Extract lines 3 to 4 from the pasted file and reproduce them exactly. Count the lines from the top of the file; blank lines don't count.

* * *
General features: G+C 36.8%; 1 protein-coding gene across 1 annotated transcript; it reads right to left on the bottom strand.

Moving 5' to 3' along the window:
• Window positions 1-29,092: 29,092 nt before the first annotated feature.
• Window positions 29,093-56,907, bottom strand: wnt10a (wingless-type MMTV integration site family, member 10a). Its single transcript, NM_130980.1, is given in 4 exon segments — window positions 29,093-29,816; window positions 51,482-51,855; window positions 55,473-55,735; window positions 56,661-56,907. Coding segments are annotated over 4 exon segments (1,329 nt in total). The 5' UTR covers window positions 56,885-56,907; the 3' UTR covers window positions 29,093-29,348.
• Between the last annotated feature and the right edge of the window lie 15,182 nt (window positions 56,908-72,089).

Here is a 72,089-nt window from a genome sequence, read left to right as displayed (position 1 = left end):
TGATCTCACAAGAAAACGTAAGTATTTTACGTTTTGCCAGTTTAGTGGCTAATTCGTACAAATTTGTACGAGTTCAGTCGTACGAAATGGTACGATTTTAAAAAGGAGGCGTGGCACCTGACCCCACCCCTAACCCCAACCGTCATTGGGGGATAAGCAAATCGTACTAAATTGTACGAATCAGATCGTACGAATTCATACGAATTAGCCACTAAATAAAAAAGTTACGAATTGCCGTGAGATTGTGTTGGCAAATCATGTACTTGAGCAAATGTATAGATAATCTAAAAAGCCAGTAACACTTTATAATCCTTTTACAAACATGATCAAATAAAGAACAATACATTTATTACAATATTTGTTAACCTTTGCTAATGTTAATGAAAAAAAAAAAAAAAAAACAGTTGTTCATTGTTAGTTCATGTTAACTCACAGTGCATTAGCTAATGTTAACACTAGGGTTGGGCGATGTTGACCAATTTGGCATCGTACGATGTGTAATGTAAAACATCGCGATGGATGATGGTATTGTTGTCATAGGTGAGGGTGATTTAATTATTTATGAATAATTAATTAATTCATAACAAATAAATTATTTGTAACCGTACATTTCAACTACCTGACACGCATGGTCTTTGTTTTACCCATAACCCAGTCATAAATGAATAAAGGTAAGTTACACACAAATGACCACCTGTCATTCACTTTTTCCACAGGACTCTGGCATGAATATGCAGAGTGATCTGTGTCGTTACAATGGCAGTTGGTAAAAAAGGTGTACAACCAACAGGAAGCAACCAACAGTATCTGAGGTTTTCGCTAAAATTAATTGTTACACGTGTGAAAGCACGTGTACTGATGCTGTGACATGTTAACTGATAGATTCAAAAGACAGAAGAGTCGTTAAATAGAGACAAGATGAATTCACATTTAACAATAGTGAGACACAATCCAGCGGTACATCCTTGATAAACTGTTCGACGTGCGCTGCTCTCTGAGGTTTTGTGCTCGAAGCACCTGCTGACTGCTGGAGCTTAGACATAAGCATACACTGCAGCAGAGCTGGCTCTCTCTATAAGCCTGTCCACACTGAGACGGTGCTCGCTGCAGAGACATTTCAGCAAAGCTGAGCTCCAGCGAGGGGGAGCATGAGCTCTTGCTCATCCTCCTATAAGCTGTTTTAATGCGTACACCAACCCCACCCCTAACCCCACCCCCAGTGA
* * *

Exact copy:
• Window positions 1-29,092: 29,092 nt before the first annotated feature.
• Window positions 29,093-56,907, bottom strand: wnt10a (wingless-type MMTV integration site family, member 10a). Its single transcript, NM_130980.1, is given in 4 exon segments — window positions 29,093-29,816; window positions 51,482-51,855; window positions 55,473-55,735; window positions 56,661-56,907. Coding segments are annotated over 4 exon segments (1,329 nt in total). The 5' UTR covers window positions 56,885-56,907; the 3' UTR covers window positions 29,093-29,348.